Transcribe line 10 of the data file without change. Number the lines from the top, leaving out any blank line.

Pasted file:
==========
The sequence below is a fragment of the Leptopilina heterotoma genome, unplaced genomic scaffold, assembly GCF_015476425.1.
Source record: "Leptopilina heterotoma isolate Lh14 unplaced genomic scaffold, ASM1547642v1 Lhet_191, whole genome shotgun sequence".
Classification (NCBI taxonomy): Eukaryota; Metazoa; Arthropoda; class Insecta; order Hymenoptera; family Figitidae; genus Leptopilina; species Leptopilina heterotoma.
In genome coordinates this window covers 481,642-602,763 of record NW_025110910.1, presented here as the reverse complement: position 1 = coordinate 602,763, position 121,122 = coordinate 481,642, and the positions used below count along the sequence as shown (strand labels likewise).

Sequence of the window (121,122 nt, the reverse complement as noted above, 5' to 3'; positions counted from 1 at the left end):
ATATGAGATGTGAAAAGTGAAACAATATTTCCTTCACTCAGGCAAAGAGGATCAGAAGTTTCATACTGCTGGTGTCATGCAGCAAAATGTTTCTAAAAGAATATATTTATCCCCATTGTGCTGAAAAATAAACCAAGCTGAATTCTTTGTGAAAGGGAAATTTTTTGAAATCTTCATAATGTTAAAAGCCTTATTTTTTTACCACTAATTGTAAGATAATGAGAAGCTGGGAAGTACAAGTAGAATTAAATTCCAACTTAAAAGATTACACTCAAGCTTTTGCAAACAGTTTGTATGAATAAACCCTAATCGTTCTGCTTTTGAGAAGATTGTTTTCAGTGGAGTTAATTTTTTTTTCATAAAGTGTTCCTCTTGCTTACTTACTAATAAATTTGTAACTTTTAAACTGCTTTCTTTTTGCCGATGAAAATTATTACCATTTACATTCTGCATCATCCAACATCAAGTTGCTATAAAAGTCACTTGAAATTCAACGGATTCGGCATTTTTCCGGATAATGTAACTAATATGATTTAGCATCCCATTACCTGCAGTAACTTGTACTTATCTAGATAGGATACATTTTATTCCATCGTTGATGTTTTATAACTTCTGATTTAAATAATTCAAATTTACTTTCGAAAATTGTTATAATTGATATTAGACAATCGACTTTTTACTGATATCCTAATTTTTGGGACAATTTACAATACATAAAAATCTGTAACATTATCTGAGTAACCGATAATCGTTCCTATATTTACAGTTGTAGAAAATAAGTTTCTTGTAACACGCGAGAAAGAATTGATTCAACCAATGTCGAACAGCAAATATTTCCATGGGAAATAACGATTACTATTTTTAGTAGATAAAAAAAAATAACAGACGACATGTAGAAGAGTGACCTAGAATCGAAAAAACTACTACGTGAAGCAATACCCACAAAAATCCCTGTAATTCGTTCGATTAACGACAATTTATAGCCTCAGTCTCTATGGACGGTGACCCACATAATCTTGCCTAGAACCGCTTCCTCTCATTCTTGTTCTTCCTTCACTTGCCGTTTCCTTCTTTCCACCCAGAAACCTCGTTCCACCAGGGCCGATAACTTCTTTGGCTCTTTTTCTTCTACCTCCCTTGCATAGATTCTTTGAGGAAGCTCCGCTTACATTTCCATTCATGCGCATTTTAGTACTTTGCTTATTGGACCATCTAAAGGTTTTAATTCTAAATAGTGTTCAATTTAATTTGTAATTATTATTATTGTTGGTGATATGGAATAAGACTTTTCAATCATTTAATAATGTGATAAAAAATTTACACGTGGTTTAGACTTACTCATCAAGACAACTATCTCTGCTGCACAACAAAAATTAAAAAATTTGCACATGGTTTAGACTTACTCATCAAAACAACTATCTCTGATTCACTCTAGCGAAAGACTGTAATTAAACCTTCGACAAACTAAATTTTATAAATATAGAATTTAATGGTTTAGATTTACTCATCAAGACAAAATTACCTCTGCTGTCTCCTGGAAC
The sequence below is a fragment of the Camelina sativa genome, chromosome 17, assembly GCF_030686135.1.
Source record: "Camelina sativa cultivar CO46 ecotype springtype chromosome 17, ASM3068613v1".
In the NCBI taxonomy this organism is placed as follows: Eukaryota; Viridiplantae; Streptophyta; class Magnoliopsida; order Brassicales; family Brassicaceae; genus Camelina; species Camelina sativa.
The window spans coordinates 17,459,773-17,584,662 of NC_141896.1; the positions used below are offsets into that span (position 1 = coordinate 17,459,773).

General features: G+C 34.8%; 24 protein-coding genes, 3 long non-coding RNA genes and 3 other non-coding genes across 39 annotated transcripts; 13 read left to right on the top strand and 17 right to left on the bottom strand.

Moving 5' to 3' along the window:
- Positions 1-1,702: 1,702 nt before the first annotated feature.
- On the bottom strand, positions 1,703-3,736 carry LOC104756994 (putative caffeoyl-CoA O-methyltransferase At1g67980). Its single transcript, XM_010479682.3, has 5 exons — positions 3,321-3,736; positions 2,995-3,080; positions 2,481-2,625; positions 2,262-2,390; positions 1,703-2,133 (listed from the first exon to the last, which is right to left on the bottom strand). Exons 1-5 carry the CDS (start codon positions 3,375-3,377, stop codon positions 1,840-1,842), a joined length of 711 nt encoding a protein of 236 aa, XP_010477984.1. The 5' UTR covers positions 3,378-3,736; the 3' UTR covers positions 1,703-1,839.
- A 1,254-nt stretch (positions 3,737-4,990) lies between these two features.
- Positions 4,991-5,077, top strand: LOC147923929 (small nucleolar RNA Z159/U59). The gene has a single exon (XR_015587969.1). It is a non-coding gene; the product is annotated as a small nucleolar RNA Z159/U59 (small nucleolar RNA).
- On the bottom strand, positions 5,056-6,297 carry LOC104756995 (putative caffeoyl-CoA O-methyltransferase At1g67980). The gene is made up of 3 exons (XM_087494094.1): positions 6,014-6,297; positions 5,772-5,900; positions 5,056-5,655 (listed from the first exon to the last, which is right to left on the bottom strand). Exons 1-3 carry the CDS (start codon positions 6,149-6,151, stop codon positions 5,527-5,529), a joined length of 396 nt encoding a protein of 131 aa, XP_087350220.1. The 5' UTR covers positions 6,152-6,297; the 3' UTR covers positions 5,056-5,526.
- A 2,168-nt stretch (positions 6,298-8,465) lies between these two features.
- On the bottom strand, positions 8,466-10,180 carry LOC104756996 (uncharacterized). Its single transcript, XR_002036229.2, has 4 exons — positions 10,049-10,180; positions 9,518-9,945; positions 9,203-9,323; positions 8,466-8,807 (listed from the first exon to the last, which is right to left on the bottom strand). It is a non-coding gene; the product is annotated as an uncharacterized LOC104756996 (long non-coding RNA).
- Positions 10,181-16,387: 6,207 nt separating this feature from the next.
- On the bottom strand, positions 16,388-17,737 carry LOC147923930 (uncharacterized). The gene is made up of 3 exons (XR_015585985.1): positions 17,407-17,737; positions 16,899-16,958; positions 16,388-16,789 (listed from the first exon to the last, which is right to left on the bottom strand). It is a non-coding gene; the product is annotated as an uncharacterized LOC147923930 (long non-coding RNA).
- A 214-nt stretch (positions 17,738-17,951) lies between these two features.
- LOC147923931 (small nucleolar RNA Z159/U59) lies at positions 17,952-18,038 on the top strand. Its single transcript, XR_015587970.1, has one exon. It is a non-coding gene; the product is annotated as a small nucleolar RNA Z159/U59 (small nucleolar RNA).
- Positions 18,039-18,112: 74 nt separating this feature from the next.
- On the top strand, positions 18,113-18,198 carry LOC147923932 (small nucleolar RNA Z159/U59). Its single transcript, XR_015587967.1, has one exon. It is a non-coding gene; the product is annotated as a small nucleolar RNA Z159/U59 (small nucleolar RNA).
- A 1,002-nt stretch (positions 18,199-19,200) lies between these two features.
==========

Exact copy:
The window spans coordinates 17,459,773-17,584,662 of NC_141896.1; the positions used below are offsets into that span (position 1 = coordinate 17,459,773).